4. Acute toxicity test

Source: XCellR8/YouTube

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UK-based laboratory XCellR8 lays claim to pioneering “the first truly animal-free preliminary screen for human acute oral toxicity.” Its AcutoX test is a human cell-based method involving human dermal fibroblasts. It assesses cell membrane damage from oral toxicity “as an end point.” Being cell-based, it’s another in vitro test, as opposed to an in vivo test, which would involve living organisms. As XCellR8 pointed out in 2020, there is a traditional “six-pack” of tests for acute toxicity. These are skin, oral and inhalation exposure, eye and skin irritation, and skin sensitivity. The laboratory said some of these tests still require researchers to use living organisms but that it is committed to building further on its research in this area.

5. Testing for cancer risk

Swansea Medicine’s In vitro toxicology group (IVTG) has developed a cell-based test for detecting whether chemicals can cause cancer. In Europe, researchers often test such potentially carcinogenic chemicals on rodents. But IVTG created an in-vitro model for testing which coupled together “multiple human cell abnormalities that are known to be important in cancer development.” Crucially, researchers can use it to detect both genotoxic and non-genotoxic carcinogens. Genotoxicity refers to a chemical’s ability to damage cell DNA, which is how most carcinogens cause cancer. Some carcinogens don’t induce cancer this way though, they do so through what IVTG calls “indirect routes.” As the group pointed out, there are already cell-based genotoxicity tests for carcinogens, with part of the “the continued reliance on animal testing” in this area of research relating to non-genotoxic carcinogens. So IVTG’s cell-based test could move the field closer to not using living organisms at all.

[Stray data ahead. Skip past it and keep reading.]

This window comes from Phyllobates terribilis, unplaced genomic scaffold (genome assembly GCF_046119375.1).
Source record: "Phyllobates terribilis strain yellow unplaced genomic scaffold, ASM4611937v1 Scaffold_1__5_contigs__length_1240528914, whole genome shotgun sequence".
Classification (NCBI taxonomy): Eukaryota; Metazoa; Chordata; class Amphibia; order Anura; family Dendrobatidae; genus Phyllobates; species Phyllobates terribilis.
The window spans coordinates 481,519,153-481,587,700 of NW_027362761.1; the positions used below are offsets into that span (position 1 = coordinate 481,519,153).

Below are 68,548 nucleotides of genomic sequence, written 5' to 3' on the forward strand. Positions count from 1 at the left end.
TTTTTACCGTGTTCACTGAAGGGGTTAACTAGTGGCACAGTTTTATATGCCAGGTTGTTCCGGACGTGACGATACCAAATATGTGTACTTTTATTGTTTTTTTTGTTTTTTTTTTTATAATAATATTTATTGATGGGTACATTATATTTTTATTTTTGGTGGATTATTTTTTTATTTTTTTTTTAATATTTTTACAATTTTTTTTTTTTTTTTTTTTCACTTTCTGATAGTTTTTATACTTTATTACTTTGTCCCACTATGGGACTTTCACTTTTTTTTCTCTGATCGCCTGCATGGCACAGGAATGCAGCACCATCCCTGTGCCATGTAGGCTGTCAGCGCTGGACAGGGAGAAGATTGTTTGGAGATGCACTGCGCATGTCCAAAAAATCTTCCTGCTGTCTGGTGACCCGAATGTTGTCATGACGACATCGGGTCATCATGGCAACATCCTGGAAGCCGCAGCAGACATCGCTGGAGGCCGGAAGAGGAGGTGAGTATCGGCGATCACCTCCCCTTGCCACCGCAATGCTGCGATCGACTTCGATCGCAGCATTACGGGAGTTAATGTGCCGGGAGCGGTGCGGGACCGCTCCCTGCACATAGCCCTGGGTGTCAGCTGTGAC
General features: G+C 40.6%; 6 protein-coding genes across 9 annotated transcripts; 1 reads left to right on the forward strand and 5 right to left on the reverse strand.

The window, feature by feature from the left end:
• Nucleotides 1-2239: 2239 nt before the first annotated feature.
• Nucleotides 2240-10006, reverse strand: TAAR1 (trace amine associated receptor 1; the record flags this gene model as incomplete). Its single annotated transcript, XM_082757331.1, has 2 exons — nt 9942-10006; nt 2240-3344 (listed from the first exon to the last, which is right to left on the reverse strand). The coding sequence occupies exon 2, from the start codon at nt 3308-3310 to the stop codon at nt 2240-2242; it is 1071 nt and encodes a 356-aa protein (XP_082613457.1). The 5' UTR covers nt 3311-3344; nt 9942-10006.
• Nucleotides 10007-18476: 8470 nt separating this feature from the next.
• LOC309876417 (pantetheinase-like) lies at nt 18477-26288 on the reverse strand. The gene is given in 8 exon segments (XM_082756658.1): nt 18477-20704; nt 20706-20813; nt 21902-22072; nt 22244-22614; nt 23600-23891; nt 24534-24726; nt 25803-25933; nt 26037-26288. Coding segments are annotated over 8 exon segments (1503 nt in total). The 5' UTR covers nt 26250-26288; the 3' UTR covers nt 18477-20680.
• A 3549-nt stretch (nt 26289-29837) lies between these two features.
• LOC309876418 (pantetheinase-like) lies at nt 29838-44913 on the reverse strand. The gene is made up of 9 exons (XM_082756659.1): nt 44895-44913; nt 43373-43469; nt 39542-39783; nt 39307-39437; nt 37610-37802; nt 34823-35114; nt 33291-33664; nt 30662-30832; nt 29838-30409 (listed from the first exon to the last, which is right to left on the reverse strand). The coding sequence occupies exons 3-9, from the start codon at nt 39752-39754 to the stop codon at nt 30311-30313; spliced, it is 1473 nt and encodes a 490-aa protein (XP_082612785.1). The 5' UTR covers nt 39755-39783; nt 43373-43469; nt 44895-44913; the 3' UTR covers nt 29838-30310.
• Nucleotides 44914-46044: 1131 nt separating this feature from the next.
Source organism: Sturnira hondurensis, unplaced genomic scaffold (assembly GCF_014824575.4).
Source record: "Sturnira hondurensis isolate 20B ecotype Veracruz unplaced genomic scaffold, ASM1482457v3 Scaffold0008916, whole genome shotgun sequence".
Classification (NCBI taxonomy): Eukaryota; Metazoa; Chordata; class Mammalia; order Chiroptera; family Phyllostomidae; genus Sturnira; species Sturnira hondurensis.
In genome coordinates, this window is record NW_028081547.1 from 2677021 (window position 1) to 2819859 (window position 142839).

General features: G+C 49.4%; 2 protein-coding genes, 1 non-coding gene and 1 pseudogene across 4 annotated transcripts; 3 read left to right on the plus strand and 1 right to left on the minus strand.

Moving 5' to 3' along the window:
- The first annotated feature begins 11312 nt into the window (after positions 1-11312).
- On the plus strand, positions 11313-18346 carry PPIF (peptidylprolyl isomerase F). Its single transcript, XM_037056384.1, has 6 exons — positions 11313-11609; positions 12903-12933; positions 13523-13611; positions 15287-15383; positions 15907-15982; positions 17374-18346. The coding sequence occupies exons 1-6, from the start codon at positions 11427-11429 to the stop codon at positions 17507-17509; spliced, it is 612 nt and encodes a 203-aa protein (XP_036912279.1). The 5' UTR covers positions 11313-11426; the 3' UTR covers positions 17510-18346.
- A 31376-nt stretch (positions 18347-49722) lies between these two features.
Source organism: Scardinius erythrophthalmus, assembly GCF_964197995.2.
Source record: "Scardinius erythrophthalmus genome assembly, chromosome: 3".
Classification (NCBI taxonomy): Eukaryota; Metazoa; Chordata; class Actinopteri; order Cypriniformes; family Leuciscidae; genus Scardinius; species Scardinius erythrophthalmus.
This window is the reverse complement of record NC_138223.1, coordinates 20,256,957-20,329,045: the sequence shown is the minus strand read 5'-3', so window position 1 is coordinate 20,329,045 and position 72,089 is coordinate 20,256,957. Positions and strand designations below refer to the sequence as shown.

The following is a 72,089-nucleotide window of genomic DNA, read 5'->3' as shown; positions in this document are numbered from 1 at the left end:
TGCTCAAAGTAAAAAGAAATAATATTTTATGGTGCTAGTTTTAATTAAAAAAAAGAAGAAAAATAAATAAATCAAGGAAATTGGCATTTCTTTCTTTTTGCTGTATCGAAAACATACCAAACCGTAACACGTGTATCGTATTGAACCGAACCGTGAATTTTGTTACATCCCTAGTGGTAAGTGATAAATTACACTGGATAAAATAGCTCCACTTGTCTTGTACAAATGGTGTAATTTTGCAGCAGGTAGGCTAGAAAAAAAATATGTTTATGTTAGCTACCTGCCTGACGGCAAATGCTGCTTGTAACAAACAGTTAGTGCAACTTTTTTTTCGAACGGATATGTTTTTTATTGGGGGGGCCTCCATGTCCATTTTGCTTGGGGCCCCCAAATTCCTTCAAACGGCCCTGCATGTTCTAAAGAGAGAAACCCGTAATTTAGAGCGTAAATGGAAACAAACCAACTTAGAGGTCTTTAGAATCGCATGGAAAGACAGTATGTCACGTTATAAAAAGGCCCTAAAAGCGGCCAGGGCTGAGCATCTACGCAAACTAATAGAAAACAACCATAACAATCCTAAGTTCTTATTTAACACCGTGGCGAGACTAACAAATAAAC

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6. Chemosynthetic livers

Dr. Mukund Chorghade detailed an in-vitro technology known as the “chemosynthetic liver” in 2014. Researchers claim the technology has the potential to replace humans’ use of other animals in testing drugs because it is a substitute for metabolic profiling. This profiling ordinarily involves researchers administering new drugs to animals in laboratories. They check whether the drug does what it’s meant to do before the liver breaks it down, and what further impact – or side effects – it has on the body afterward. Those results make up the metabolic profile of a drug. Chorghade asserted that the chemosynthetic liver can “produce the same metabolites as live animals in a fraction of the time.” He also said the technology can “provide a more comprehensive metabolic profile, in far larger quantities for further testing and analysis.”

7. Organ-on-a-chip

Source: Wyss Institute/YouTube

Scientists are growing human cells on tiny scaffolds in a way that mimics the functioning of organs, known as “organs-on-a-chip.” These can mimic organs such as the heart, lungs, and kidneys. They offer a further potential way to test what effect drugs and substances have on human cells. As the National Institute of Environmental Health Sciences (NIH) highlighted, the U.S. National Toxicology Program’s Interagency Center for the Evaluation of Alternative Toxicological Method (NICEATM) has created a working group “with other government agencies and international partners” to “apply advanced nonanimal technologies to COVID-19 research.” The working group will be coordinating the “global use” of organs-on-a-chip, officially known as microphysiological systems (MPS), in coronavirus (Covid-19) research. NICEATM acting director Nicole Kleinstreuer said, “MPS will let us better understand how the SARS-CoV-2 virus interacts with human organs and elicits an immune response.”